flag image

Several safety issues identified in Tuftonboro town buildings

July 31, 2014
TUFTONBORO — Joint Loss Committee members Caleb Pike and Heather Cubeddu reviewed a list of findings of the NH Department of Labor with the Tuftonboro Board of Selectmen following a recent inspection. The committee will review the findings in September and develop plans to mitigate various minor issues, but there were several items that will involve a cost.

In particular, two illuminated exit signs are needed for an exit at the Town House and for Code Officer Jack Parson's door. Other issues, not so easily remedied, are work place safety issues in the tax collector's and police department offices.

The tax collector's office has just one exit and no separation between personnel and clients. The police department also does not have a protective separation. Both matters have been discussed before. The possibility of a new library freeing up the old library for the police department has been considered, with space in turn opening up in the town offices building, but there is no immediate permanent resolution

Chief Andy Shagoury told the board that his secretary and officers have hidden or carry buttons that set off a silent alarm. Also, visitors will find that the glass door into the station is kept locked. People need to knock on the door to gain entry.

Selectman Dan Duffy said that participation in the Well Water Testing Program organized by the Conservation Commission (CC) was good. Homeowners who purchased kits were able to collect samples and have the Conservation Commission take them to Concord for them.

The program was initiated to raise awareness of the toxicity of some commonly occurring chemicals, such as arsenic, in private wells. Studies have shown that arsenic is known to cause health problems and affect intelligence in young children.

The photo in the paper honoring Phoebe Willey on the occasion of her 99th birthday with the heading "Tuftonboro's Oldest Citizen" raised a flap, said Selectman Carolyn Sundquist. She received a call from the town's 97 year old Boston Post Cane holder, Betty Cellarius, reporting that she was chastised by a resident, who told her that she didn't deserve to have the cane and she should give it back.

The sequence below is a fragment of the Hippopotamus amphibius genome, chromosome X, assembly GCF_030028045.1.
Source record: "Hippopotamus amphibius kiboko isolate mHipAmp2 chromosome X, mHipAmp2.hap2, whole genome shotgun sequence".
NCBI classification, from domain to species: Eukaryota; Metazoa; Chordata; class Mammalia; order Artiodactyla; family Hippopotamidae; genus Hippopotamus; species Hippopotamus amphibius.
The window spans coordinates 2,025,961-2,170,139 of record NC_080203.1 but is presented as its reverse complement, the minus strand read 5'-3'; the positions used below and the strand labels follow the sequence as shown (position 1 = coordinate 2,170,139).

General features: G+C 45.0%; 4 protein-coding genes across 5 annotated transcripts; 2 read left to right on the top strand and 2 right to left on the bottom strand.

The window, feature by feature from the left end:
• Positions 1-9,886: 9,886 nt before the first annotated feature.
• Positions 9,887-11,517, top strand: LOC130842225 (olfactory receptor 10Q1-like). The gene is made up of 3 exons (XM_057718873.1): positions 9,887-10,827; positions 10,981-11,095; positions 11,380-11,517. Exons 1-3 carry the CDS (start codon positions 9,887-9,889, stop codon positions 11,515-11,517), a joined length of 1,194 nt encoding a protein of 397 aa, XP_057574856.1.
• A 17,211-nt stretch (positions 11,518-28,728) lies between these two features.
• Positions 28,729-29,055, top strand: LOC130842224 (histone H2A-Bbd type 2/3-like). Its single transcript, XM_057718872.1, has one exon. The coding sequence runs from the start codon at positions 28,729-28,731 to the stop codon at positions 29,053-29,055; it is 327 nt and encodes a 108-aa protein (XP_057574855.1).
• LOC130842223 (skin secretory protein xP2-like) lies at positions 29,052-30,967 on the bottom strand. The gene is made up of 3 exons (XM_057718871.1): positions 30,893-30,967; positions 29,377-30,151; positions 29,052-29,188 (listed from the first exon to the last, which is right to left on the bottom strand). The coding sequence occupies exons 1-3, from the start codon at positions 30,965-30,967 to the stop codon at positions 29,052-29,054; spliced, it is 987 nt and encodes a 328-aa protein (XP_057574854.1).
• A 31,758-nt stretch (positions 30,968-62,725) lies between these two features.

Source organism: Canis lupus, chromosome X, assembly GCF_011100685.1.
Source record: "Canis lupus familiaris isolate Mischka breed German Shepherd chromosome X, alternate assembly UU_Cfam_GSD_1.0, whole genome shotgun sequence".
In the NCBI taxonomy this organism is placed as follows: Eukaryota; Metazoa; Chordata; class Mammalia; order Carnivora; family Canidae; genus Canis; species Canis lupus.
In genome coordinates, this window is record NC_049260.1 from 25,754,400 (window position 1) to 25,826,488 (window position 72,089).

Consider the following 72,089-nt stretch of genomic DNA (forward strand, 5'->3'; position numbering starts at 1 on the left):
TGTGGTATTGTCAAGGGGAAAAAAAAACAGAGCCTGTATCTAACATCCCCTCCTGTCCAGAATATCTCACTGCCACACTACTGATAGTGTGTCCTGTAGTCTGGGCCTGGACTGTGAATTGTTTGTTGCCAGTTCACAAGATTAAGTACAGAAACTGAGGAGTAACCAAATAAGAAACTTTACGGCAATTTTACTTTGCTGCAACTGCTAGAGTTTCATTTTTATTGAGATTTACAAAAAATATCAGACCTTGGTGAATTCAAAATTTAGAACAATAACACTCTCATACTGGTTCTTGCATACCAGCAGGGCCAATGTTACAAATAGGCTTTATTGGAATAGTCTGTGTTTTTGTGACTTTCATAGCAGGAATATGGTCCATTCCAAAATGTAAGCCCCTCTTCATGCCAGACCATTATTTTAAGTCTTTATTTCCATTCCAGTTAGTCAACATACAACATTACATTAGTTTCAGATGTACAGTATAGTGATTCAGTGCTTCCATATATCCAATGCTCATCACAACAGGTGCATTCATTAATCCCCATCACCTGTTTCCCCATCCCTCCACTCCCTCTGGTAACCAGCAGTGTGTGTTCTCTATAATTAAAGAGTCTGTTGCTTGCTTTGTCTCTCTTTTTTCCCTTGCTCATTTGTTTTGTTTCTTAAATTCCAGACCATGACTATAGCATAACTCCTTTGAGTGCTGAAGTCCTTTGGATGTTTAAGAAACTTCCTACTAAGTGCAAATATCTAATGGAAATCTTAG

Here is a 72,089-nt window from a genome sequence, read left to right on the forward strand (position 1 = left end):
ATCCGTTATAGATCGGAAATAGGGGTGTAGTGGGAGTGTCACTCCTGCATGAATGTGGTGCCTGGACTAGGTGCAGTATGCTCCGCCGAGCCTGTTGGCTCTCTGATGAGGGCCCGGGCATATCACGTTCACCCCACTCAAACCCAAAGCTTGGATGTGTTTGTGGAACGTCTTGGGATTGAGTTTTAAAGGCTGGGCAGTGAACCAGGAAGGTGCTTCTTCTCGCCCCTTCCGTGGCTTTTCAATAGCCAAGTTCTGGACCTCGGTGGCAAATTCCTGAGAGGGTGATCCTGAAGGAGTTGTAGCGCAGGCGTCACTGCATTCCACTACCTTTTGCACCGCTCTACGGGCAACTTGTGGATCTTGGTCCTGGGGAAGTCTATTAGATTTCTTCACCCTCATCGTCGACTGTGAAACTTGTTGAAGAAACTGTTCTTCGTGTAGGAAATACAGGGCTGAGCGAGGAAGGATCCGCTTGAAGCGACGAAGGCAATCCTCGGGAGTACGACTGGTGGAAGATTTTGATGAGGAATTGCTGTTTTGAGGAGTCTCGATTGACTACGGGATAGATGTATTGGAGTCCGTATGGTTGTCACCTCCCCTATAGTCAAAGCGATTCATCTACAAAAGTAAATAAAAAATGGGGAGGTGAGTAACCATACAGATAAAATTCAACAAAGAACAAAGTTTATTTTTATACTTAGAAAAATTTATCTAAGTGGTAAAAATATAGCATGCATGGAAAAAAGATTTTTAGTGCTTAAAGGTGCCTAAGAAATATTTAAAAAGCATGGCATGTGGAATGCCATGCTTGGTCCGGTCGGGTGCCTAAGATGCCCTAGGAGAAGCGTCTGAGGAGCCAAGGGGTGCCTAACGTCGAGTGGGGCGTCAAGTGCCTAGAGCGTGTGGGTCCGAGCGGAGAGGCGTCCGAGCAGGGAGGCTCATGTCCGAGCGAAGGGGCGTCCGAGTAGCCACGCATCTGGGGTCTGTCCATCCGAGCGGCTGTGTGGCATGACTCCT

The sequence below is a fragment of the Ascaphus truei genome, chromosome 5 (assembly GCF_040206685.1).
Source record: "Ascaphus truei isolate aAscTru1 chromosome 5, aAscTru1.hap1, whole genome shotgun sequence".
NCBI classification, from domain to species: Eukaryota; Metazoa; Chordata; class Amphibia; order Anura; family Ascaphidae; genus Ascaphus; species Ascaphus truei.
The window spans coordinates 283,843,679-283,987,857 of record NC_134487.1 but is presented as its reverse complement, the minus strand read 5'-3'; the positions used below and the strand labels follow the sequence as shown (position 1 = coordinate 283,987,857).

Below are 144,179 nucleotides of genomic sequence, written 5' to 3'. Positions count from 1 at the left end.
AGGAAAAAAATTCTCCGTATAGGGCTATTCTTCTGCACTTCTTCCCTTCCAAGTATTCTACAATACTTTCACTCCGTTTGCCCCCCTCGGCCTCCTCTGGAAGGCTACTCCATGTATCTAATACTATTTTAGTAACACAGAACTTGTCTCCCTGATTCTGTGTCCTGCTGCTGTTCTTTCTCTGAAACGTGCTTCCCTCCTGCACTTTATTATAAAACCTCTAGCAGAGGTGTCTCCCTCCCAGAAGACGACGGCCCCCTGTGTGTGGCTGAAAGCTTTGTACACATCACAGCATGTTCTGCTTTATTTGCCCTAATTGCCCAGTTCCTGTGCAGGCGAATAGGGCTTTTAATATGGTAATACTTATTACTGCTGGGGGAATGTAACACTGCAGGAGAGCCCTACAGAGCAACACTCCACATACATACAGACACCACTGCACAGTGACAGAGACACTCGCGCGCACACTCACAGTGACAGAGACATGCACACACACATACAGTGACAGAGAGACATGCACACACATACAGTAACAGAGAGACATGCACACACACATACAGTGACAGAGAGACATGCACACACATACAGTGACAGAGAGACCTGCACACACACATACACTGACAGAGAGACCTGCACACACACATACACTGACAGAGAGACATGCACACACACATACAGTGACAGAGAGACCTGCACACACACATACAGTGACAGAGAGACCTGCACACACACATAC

Sundquist declared such comments to be "unconscionable". The board chose Cellarius, who has lived in the community for around 70 years and served as a ballot clerk and President of the Hikers, among her various involvements in the life of the community. Willey, though a native, has lived elsewhere and had moved into the Applegate care facility not long ago.

Chairman Lloyd Wood indicated disappointment that any one would take issue with Cellarius, for she did not make the decision, the selectmen did. "Please talk to the board of selectmen, not the holder of the cane," said Sundquist.

As board representative to the planning board, Duffy informed the board that the planning board has granted conditional approval to the Whitten Trust application to operate a sand pit on Sandy Knoll Road. He said the pit would operate in six, five acre phases and noted that the operators had offered to pave 250' of road past the Meehan home to mitigate dust. Details of the matter, contained in Planning Board minutes, may be accessed on the town web site.

Wood shared the latest Household Hazardous Waste collection report provided by Sarah Silk. A total of 59 cars came from Tuftonboro to the collection center and 83 households participated. There were 18 new residents.

The next selectmen's meeting is scheduled for Monday, Aug. 4, at 9 a.m. at the town offices.

On August 16, the public is invited to attend the Tuftonboro Free Library's 175th birthday between 11 a.m. and 1 p.m.

PArkerVillager Internal Page
Thanks for visiting SalmonPress.com